7 Quick Takes: Guadalupe, Fenway, and The Wiz

Linking up with Kelly.


I started writing about my recent pilgrimage to Guadalupe here. I’ll be following up soon with Part 2!



Notre Dame has released a draft of its revised curriculum, and it looks good. I’d written a few months ago about the curriculum review. In the revised draft, the theology requirement is still there, and they’ve proposed a restructured format for fulfilling the other requirements. You can view the draft here. The introductory text includes some great quotes on the purpose and mission of the university:

In placing theology at the core of its Catholic liberal arts education, Notre Dame is not merely adding another discipline to the existing educational paradigm. Instead, it embraces a paradigm of the intellectual life that posits the complementarity of faith and reason.
Compared to its peers, Notre Dame is at the high end in terms of liberal arts requirements in part because we require theology and philosophy, which are usually not required elsewhere, and in part because we believe that students who have a wide range of intellectual capacities are better equipped to make a difference in the world.
The educational mission of the Congregation of Holy Cross has consistently emphasized the importance of preparing “citizens for society” as well as “citizens for heaven.” This impulse derives from an underlying commitment to the dignity of the human person and is echoed in Ex Corde Ecclesiae, where St. John Paul II writes that a Catholic university is called to study contemporary problems ranging from “the dignity of human life and the promotion of justice for all” to a more equitable “sharing in the world’s resources.

Good job, Notre Dame! Here’s to holding your ground on the things that are most important. (This is a much bigger win for the university than any football game would have been.)


Speaking of Notre Dame, I went up to Boston a few weeks ago for the Shamrock Series game at Fenway Park. We played Boston College, which is a family rivalry in our house. I got to visit with one of my good friends from college who is in grad school in Boston. I had actually sold my tickets to the game, but I ended up scoring free wristbands for a gamewatch at a local bar and watched with my parents, my college friend Lizzie, and her friend Kaitlin. It was actually a fantastic place to watch the game: free food, open bar, and inside instead of out in the freezing cold. Plus I got to catch up with Lizzie! The game itself was lackluster, but we at least survived with a win. And I got to meet up with a lot of my college friends over the course of the weekend—it was great to see everyone!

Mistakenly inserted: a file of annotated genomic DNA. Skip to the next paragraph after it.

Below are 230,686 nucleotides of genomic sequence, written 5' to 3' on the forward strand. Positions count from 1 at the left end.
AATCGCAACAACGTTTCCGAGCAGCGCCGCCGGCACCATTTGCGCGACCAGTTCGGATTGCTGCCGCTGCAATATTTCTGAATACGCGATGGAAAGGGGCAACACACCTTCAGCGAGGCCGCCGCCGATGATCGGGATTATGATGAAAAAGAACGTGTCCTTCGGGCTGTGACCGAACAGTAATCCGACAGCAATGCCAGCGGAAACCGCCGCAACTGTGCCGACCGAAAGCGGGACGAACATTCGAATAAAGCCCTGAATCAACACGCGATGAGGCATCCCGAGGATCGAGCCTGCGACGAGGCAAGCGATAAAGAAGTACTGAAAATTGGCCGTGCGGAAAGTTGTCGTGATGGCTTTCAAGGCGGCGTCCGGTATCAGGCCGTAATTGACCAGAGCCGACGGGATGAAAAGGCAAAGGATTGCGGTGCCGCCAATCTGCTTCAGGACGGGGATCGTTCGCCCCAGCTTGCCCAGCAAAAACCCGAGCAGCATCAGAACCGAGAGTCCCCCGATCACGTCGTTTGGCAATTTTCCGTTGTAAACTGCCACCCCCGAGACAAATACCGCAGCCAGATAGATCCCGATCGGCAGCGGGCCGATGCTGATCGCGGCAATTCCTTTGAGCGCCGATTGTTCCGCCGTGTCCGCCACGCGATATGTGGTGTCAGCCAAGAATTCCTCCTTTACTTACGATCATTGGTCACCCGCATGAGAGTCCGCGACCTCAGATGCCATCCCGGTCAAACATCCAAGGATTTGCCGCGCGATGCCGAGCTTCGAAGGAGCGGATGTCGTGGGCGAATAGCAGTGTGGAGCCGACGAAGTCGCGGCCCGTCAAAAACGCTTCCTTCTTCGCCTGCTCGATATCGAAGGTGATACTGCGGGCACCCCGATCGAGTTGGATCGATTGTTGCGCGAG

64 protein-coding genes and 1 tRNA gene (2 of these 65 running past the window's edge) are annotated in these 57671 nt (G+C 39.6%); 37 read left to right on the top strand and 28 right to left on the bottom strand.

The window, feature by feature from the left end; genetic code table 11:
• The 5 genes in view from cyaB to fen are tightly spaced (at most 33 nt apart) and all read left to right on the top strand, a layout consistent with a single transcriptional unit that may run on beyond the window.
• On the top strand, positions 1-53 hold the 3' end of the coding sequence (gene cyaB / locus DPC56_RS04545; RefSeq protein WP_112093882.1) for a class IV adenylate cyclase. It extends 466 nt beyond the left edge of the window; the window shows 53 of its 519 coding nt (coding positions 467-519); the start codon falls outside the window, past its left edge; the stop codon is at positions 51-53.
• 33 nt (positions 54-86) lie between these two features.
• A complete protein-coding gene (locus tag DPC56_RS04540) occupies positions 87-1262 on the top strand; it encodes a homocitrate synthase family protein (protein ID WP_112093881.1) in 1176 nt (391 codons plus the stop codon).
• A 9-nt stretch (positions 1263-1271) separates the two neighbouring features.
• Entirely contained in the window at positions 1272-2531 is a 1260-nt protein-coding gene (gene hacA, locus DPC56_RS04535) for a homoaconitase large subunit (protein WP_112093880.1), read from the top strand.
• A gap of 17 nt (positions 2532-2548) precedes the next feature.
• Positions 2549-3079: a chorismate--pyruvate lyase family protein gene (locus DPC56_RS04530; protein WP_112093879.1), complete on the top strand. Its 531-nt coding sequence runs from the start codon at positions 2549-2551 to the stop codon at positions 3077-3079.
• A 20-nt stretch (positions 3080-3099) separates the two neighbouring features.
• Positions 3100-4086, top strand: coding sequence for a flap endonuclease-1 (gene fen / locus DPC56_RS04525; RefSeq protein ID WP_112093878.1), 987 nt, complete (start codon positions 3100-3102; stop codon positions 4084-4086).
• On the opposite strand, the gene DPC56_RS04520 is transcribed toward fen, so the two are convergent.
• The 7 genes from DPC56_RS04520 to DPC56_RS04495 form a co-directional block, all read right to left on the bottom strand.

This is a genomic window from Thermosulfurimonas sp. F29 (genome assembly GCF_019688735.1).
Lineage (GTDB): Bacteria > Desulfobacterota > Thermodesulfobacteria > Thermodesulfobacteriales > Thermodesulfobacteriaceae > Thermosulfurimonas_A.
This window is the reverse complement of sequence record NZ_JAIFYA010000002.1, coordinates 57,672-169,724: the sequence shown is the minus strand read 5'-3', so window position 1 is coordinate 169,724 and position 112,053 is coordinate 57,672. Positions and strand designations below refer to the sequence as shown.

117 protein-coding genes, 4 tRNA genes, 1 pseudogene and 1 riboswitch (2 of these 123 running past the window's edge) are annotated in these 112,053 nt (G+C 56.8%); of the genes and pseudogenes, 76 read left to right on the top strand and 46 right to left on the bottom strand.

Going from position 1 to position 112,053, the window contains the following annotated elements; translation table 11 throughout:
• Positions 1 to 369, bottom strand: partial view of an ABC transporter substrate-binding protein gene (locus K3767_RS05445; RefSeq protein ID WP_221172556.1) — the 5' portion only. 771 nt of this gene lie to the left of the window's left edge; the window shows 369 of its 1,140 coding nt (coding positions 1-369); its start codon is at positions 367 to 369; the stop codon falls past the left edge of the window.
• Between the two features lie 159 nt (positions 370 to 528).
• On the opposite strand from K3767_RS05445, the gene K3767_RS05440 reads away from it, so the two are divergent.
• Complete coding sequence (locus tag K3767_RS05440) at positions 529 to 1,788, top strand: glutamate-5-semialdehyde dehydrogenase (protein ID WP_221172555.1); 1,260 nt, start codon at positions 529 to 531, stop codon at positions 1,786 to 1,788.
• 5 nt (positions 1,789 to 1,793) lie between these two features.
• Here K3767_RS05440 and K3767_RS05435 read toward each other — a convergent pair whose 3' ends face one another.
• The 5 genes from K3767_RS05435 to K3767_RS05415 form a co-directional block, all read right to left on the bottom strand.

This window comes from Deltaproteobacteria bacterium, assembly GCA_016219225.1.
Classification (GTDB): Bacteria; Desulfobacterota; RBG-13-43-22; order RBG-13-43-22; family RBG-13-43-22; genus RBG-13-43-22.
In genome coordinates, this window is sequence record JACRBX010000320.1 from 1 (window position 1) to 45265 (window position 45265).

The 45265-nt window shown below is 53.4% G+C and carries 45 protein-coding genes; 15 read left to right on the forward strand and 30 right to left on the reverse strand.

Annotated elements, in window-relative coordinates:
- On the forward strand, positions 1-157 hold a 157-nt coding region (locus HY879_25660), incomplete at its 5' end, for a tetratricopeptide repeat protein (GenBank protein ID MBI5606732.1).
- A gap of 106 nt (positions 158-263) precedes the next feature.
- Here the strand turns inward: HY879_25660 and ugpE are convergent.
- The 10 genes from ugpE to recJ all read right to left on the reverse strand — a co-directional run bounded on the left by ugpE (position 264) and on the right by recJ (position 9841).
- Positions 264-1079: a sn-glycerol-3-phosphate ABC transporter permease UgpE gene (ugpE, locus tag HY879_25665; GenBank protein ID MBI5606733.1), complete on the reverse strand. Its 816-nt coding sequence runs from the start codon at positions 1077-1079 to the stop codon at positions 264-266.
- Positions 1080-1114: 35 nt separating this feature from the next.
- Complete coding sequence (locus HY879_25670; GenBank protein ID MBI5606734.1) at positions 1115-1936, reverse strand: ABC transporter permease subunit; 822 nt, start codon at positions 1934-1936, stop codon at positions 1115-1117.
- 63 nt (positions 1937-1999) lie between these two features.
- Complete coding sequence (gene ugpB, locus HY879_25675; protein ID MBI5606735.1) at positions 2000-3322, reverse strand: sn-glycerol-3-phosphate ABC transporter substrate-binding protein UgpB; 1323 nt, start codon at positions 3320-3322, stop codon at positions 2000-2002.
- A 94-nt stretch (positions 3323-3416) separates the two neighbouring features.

My dad with a Shamrock Series helmet




I watched The Wiz Live! last night. It was pretty good! It was definitely the most talented performance yet among the three live musicals NBC has produced in recent years. They did a good job with casting this one, and I think maybe they’re starting to improve the format after a few years’ worth of shows. I’m all for casting an unknown actress for the lead, selected based on talent, instead of a well-known celebrity, and it worked well in this case (especially with including lots of celebrities as minor characters). I still loved last year’s Peter Pan Live!, mainly because I’ve had a sentimental attachment to the Peter Pan musical since I was a little kid—I think some of the criticisms last year were about the musical itself, from people who were unfamiliar with it and thought it was a bit dull. I was not super familiar with The Wiz, but I think because of its more upbeat soundtrack and constant motion, it lends itself better to a television format than the quieter, calmer Sound of Music and Peter Pan do, much as I love them.


heart of june

I recently finished reading The Heart of June by Mason Radkoff, and I would definitely recommend it if you’re interested in reading literary fiction that isn’t depressing (as a lot of literary fiction tends to be). The best thing about it is its characters, which are well developed and believable. The story itself is quiet and reflective. It’s Radkoff’s first novel, published by a small Pittsburgh press dedicated to printing high-quality literary writing.


Audrey Assad is offering a free track to anyone who makes a purchase on her merch site in December. Go check it out!

(She is playing next week at St. Patrick’s Cathedral—I’m looking forward to it!)


I’ll be going to the Blessed Is She Advent Gathering tomorrow. It will be my first time attending a BIS meetup, and I’m excited! I’ve started using the Advent journal this week, and it’s a nice format. I wrote about my plan for Advent earlier this week. I’m looking forward to hearing others’ reflections on their start to Advent as well!

3 thoughts on “7 Quick Takes: Guadalupe, Fenway, and The Wiz

  1. Oh I love this! Agree 100% about “The Wiz,” I thought it was so much better than the Carrie Underwood and Christopher Walken debacles of past years. And I LOVED seeing you at the Shamrock Series. So much fun all around…here’s to being blog friends and staying in touch virtually! :)

    Liked by 1 person

Leave a Reply

Fill in your details below or click an icon to log in:

WordPress.com Logo

You are commenting using your WordPress.com account. Log Out /  Change )

Twitter picture

You are commenting using your Twitter account. Log Out /  Change )

Facebook photo

You are commenting using your Facebook account. Log Out /  Change )

Connecting to %s